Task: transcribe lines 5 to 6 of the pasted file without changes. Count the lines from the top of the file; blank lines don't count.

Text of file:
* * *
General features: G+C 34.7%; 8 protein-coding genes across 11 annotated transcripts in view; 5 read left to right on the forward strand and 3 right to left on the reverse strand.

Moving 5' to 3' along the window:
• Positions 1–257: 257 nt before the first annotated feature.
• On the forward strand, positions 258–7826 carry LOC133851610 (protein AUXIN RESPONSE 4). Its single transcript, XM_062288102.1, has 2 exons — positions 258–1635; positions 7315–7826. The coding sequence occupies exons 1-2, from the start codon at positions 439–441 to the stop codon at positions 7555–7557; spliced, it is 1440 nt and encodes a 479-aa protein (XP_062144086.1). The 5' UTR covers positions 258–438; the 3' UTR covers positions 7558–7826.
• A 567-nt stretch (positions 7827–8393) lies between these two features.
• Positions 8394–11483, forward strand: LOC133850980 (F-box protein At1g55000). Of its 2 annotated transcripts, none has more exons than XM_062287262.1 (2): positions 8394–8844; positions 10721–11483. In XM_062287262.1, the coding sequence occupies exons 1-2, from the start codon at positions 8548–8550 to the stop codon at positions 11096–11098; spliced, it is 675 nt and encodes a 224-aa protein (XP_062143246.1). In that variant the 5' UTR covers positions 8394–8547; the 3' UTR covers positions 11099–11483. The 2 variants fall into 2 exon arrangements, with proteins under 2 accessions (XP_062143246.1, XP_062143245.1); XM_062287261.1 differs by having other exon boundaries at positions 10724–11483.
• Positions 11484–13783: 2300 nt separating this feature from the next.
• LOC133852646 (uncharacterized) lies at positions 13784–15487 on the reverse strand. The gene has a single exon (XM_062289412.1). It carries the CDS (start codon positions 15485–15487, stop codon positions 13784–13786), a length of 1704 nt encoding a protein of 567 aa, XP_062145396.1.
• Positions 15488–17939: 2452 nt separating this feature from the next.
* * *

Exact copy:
• A 567-nt stretch (positions 7827–8393) lies between these two features.
• Positions 8394–11483, forward strand: LOC133850980 (F-box protein At1g55000). Of its 2 annotated transcripts, none has more exons than XM_062287262.1 (2): positions 8394–8844; positions 10721–11483. In XM_062287262.1, the coding sequence occupies exons 1-2, from the start codon at positions 8548–8550 to the stop codon at positions 11096–11098; spliced, it is 675 nt and encodes a 224-aa protein (XP_062143246.1). In that variant the 5' UTR covers positions 8394–8547; the 3' UTR covers positions 11099–11483. The 2 variants fall into 2 exon arrangements, with proteins under 2 accessions (XP_062143246.1, XP_062143245.1); XM_062287261.1 differs by having other exon boundaries at positions 10724–11483.